From the Reliance Building and Coney Island to the Kimbell Museum and Disney Hall, the United States has been at the forefront of modern architecture. American life has generated many of the quintessential images of modern life, both generic types and particular buildings. Gwendolyn Wright’s USA is an engaging account of this evolution from the late nineteenth century to the twenty-first. Upending conventional arguments about the origin of American modern architecture, Wright shows that it was not a mere offshoot of European modernism brought across the Atlantic Ocean by émigrés but rather an exciting, distinctive and mutable hybrid. USA traces a history that spans from early skyscrapers and suburbs in the aftermath of the American Civil War up to the museums, schools and ‘green architecture’ of today. Wright takes account of diverse interests that affected design, ranging from politicians and developers to ambitious immigrants and middle-class citizens. Famous and lesser-known buildings across America come together--model dwellings for German workers in rural Massachusetts, New York’s Rockefeller Center, Cincinnati’s Carew Tower, Frank Lloyd Wright’s Taliesin West in the Arizona desert, the University of Miami campus, the Texas Instruments Semiconductor Plant, and the Corning Museum of Glass, among others--to show an extraordinary range of innovation. Ultimately, Wright reframes the history of American architecture as one of constantly evolving and volatile sensibilities, engaged with commerce, attuned to new media, exploring multiple concepts of freedom. The chapters are organized to show how changes in work life, home life and public life affected architecture--and vice versa. This book provides essential background for contemporary debates about affordable and luxury housing, avant-garde experiments, local identities, inspiring infrastructure and sustainable design. A clear, concise and richly illustrated account of modern American architecture, this timely book will be essential for all those who wonder about the remarkable legacy of American modernity in its most potent cultural expression.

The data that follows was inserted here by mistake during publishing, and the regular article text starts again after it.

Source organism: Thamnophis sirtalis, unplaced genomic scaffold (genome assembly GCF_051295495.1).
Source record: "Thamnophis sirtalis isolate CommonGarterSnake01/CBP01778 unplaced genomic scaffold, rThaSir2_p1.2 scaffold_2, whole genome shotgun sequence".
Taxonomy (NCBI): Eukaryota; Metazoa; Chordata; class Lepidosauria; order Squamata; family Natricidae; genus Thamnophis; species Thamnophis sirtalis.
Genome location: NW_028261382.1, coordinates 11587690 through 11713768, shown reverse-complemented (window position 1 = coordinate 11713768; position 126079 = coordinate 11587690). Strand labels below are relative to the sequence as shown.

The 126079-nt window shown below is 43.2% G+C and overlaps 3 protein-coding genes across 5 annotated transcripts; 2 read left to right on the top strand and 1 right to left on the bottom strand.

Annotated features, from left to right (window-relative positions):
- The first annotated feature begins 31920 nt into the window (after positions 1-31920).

Adventures in Creating an Extraordinary Home at an Ordinary Price
Author: Kira Obolensky
Publisher: Taunton Press
More than 250 color photos take readers on a tour of twenty-five well-designed homes, many built for less than $150,000, to demonstrate how an innovative use of materials, cutting-edge design, and homeowner enthusiasm are the key ingredients to creating an affordable, comfortable home. 30,000 first printing.